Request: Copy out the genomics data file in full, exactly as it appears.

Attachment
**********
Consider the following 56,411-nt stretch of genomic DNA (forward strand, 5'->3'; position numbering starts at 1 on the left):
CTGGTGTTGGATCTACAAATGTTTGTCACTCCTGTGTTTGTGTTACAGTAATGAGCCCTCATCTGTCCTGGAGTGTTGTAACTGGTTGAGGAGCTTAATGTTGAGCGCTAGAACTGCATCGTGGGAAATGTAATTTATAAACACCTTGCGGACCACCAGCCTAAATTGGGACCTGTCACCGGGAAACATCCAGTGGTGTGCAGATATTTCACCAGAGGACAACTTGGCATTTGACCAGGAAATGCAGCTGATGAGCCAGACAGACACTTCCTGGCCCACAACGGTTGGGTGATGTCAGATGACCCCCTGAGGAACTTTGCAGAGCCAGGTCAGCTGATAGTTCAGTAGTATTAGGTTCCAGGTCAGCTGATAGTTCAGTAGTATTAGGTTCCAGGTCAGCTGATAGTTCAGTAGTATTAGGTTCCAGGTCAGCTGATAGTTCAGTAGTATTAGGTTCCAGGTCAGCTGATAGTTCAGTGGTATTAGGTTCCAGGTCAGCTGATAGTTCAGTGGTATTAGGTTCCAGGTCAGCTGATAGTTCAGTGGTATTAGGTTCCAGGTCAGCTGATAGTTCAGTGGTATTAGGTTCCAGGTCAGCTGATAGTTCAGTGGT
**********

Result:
Consider the following 56,411-nt stretch of genomic DNA (forward strand, 5'->3'; position numbering starts at 1 on the left):
CTGGTGTTGGATCTACAAATGTTTGTCACTCCTGTGTTTGTGTTACAGTAATGAGCCCTCATCTGTCCTGGAGTGTTGTAACTGGTTGAGGAGCTTAATGTTGAGCGCTAGAACTGCATCGTGGGAAATGTAATTTATAAACACCTTGCGGACCACCAGCCTAAATTGGGACCTGTCACCGGGAAACATCCAGTGGTGTGCAGATATTTCACCAGAGGACAACTTGGCATTTGACCAGGAAATGCAGCTGATGAGCCAGACAGACACTTCCTGGCCCACAACGGTTGGGTGATGTCAGATGACCCCCTGAGGAACTTTGCAGAGCCAGGTCAGCTGATAGTTCAGTAGTATTAGGTTCCAGGTCAGCTGATAGTTCAGTAGTATTAGGTTCCAGGTCAGCTGATAGTTCAGTAGTATTAGGTTCCAGGTCAGCTGATAGTTCAGTAGTATTAGGTTCCAGGTCAGCTGATAGTTCAGTGGTATTAGGTTCCAGGTCAGCTGATAGTTCAGTGGTATTAGGTTCCAGGTCAGCTGATAGTTCAGTGGTATTAGGTTCCAGGTCAGCTGATAGTTCAGTGGTATTAGGTTCCAGGTCAGCTGATAGTTCAGTGGT